“Captain Phillips” just sounds like it’s going to be a good movie, because since it’s a true story and has Tom Hanks, it sounds great on paper. The true story follows the tale of the US-flagged MV Maersk Alabama, the first cargo ship to be hijacked in two hundred years. Captain Richard Phillips (Tom Hanks) finds his crew in jeopardy when a smaller crew of desperate Somolian pirates jumps on the ship, which causes a greater situation than either side anticipated. To expect a good movie from “Captain Phillips” is completely justified, but the real treat is that it just isn’t good, it’s damn fantastic.
The film is filled with edge-of-your-seat suspense and the situation Phillips is placed in is terrifying. It’s the unarmed shipmates vs. armed Somolian pirates that makes for a great movie. Paul Greengrass directs a winner here because it’s never boring and it gets into the action fairly quickly, and it never overstays its welcome. Phillips is an interesting character because he is fairly calm and collected and seems to feel compassion for some of his kidnappers. Tom Hanks delivers his strongest performance in recent years, and his talent is prominent in many scenes. This is notably tense because at times viewers might feel like Phillips’ life is truly in danger, and he might not get out of this alive.
I’ve always enjoyed the economical contrasts between different countries. In Somolia, these pirates have to find a big boat, because if they don’t, their bosses are going to be very angry. And in countries like this, there will never be a shortage of workers – so one can predict what would happen if they went home without a big boat. Lucky for them, and unlucky for the ship, the MV Maersk Alabama is enroute to Kenya to deliver food to starving villages, and they must go through waters occupied by Somolian pirates. The main pirate named Muse (Barkhad Abdi) replies to Phillips saying that kidnapping isn’t the only way to survive, “Maybe in America.” (As seen in the trailer.) There aren’t many job options in Somolia, apparently, so viewers can see how desperate the pirates are.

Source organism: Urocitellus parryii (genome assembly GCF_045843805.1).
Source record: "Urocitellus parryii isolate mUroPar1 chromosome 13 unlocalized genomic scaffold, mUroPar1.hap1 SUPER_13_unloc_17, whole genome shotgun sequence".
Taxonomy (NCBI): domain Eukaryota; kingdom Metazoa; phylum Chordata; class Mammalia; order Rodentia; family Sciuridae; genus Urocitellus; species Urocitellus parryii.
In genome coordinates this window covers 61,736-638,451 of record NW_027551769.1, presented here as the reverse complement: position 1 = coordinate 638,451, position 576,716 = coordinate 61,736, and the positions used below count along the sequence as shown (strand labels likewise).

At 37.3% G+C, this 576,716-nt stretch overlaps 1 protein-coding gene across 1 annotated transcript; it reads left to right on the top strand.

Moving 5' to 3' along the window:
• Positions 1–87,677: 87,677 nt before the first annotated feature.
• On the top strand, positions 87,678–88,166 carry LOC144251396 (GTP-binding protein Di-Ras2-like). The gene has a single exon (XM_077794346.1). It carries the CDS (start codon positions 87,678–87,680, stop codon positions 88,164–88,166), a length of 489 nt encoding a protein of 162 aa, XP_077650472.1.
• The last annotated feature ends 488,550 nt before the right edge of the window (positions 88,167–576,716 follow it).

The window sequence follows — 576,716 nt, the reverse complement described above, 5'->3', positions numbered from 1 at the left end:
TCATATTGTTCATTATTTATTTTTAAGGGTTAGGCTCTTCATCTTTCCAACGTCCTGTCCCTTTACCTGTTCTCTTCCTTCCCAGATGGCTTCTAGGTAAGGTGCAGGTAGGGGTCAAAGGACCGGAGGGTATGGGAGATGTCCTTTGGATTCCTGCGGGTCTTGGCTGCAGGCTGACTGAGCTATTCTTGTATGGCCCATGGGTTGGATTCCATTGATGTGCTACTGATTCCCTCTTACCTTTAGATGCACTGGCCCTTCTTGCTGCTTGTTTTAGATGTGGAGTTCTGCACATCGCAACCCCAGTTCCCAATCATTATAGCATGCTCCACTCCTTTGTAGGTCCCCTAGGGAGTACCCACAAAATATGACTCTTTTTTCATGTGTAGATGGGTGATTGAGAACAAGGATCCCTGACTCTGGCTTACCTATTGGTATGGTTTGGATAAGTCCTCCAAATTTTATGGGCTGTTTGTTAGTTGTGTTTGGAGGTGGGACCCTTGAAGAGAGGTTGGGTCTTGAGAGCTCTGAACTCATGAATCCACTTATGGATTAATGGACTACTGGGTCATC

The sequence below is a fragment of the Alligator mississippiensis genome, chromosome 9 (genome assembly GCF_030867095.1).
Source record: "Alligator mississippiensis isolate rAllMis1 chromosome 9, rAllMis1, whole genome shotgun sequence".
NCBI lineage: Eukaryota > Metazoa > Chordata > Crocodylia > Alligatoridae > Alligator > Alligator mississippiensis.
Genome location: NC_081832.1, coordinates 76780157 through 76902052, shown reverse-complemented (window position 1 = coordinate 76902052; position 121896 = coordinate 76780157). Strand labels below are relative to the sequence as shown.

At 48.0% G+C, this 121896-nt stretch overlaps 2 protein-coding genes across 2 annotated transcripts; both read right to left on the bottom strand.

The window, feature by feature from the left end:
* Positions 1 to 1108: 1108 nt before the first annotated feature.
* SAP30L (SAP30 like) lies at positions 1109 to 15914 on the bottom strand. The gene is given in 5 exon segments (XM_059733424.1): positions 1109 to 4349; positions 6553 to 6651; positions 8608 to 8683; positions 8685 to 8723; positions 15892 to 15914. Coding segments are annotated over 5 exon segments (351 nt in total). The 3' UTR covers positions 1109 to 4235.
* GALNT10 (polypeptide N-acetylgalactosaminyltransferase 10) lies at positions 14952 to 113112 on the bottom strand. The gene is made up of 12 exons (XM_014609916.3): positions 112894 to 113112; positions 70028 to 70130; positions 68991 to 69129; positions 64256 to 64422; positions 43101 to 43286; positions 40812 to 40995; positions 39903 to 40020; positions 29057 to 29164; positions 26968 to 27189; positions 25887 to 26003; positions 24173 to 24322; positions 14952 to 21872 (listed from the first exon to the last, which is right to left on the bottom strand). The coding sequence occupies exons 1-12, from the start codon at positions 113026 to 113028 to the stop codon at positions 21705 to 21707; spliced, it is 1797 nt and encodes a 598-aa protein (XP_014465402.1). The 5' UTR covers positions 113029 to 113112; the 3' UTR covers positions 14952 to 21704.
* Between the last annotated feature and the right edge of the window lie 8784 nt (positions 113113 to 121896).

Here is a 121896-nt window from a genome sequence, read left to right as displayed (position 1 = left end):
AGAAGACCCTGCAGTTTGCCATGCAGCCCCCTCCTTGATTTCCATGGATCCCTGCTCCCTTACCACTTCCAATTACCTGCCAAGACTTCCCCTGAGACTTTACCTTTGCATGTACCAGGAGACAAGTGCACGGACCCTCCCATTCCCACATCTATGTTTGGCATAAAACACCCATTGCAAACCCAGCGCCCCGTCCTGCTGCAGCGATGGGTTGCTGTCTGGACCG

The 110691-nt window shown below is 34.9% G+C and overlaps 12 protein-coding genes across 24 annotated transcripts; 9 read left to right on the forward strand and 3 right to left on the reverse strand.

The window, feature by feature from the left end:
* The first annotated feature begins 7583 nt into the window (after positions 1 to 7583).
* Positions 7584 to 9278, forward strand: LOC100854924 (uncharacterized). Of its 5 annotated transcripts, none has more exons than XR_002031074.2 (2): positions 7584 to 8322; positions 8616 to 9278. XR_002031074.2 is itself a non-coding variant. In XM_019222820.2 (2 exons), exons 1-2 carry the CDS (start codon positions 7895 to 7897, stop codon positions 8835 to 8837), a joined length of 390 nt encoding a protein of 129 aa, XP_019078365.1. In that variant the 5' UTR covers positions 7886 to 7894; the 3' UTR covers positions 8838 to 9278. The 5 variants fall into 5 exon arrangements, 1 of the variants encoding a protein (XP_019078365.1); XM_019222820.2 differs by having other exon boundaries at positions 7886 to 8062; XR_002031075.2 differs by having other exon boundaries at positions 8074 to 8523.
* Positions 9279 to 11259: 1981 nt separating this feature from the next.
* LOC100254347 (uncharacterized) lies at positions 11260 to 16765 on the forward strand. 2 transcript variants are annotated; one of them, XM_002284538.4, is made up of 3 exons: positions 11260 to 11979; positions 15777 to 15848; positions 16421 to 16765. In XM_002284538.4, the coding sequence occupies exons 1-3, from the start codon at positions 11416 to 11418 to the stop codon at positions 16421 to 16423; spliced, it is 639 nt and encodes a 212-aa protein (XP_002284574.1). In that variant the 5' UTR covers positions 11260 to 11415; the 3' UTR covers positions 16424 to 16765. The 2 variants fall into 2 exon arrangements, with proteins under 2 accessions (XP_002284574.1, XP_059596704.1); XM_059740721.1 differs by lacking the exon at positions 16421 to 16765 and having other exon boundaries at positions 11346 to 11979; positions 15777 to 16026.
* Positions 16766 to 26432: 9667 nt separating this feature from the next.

Tom Hanks isn’t the only one to deliver a great performance here, as Barkhad Abdi delivers a stunning performance here as the intense pirate who is in charge. He has something to overcome in proving himself because he is nicknamed by other Somolians “Skinny Rat.” An unkind nickname, making many around him perceive him as weak because of his size. He is very good; Hanks and he do a lot of the heavylifting for film. He’s one of this movie’s great surprises, he must have just been found on location in Somolia or something. My mom actually thought of that line, but it seems fitting to put in this review because of all the “Where the hell did you come from?” actors lists all over the internet. So, I stole the line – does that make me a pirate? Either way, you should really check out this movie!